Lord of the Skeptics

Did you see this extraordinary headline recently?  Prominent foreign statesman claims posted birth certificate of the President of the United States probable digital forgery.  

Just kidding.  Not about the content of that headline -- it's real.  And surely such an event would be newsworthy.  But the fact is, there was never such an article printed or words uttered by the mainstream media.

Lord Christopher Monckton was the guest speaker at a recent meeting of California's Ventura County Tea Party.  He addressed, in great detail, his opinion on the validity of Obama's long-form birth certificate presented by the White House.  Monckton conducted a similar discussion a few days earlier at an Arizona Tea Party rally.

Except for a few Tea Party and conservative websites, and the tenacious WND, there was no mainstream coverage of either event.  (Unless you count this Daily Kos piece discussing "racist birther crapola," "white geriatric tea party loonies," and a "leading climate doofus.")

Perhaps JournoLister David Weigel somehow missed hearing about Monckton's speeches, or he would have coined, along with the notorious term "birther" and his latest "Obama Love Letter Truthers," a clever new title for Monckton, such as "Lord of the Birthers."  But likely, he and the rest of his ilk did catch wind of the events, and rather than report on them, swept Monckton's presentations under the rug of the preferred Obama narrative.  Because it might be too risky, even while holding noses and calling the whole affair "birther nonsense," for viewers or readers to notice that Monckton's opinion was also supported by a serious investigation by a posse of credible experts led by "America's Toughest Sheriff."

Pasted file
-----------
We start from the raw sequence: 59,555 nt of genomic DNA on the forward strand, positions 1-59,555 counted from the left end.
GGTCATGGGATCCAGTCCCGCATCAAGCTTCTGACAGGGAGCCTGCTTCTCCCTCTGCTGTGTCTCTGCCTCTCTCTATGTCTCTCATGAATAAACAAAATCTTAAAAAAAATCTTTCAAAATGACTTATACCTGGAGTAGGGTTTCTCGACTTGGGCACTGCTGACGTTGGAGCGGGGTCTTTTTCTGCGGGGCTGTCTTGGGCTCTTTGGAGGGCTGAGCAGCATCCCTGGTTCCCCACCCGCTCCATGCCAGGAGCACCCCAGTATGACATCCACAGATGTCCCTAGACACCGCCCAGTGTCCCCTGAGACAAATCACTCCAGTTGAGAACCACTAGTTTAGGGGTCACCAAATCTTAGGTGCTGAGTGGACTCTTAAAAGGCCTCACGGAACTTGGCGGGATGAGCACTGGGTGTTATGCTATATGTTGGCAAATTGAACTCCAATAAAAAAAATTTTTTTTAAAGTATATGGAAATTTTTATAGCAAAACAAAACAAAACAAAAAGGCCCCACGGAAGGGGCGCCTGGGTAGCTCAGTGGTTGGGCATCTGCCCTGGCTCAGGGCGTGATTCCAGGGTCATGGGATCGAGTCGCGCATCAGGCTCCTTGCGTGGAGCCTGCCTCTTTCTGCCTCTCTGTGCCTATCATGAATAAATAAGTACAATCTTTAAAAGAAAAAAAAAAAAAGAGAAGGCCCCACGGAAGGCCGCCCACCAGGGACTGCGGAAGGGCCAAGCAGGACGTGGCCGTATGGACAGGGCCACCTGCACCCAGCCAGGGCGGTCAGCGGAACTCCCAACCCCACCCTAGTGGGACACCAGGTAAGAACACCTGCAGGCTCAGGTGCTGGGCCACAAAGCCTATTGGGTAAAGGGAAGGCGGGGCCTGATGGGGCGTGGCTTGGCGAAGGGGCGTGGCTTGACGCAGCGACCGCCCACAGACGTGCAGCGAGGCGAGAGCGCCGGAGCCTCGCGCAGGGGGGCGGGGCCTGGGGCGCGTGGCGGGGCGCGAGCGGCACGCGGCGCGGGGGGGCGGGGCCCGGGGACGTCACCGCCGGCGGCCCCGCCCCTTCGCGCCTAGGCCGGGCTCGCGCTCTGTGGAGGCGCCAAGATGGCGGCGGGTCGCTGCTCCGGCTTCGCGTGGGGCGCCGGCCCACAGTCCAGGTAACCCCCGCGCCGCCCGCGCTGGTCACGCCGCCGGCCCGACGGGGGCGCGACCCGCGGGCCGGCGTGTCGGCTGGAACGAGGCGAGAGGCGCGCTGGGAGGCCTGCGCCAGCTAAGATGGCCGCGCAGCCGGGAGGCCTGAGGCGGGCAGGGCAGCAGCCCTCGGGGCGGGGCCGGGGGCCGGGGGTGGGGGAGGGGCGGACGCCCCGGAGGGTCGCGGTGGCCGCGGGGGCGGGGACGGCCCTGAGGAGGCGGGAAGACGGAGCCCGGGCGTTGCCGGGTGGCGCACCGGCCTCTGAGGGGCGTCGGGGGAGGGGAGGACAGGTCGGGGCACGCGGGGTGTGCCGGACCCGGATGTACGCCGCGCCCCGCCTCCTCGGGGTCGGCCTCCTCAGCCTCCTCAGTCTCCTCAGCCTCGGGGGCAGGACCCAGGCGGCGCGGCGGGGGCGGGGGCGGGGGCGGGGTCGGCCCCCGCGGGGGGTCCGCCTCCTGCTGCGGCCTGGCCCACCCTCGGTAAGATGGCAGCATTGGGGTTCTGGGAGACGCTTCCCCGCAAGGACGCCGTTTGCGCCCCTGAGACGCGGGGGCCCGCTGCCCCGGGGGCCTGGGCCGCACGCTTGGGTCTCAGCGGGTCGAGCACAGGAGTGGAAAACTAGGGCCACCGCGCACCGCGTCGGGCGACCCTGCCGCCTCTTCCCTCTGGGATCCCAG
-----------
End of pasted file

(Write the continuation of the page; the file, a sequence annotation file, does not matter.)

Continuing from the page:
In the community of global warming skeptics, Lord Monckton is legendary.  With his background in the newspaper industry and exceptional communications skills, the former science advisor to Prime Minister Margaret Thatcher is often targeted as a prominent "heretic" of the man-made climate change movement.

A couple of months ago, on Dennis Miller's radio show, Lord Monckton asserted that he was no "birther," but that "the birth certificate issue was far more important than combatting so-called anthropogenic global warming."

After watching the Tea Party presentation, it is difficult to throw out Monckton's reasoned, logical explanations and observations as the ravings of a tin-foil hat-wearer or the rantings of a racist.  But a few days prior, when Monckton attempted to patiently explain his position to Geraldo Rivera on Rivera's radio program, Rivera seemed to find it impossible to respect either his guest's opinion or his guest himself, accusing Lord Monckton (in between interruptions, snorts, and snickers) of "smoking crack."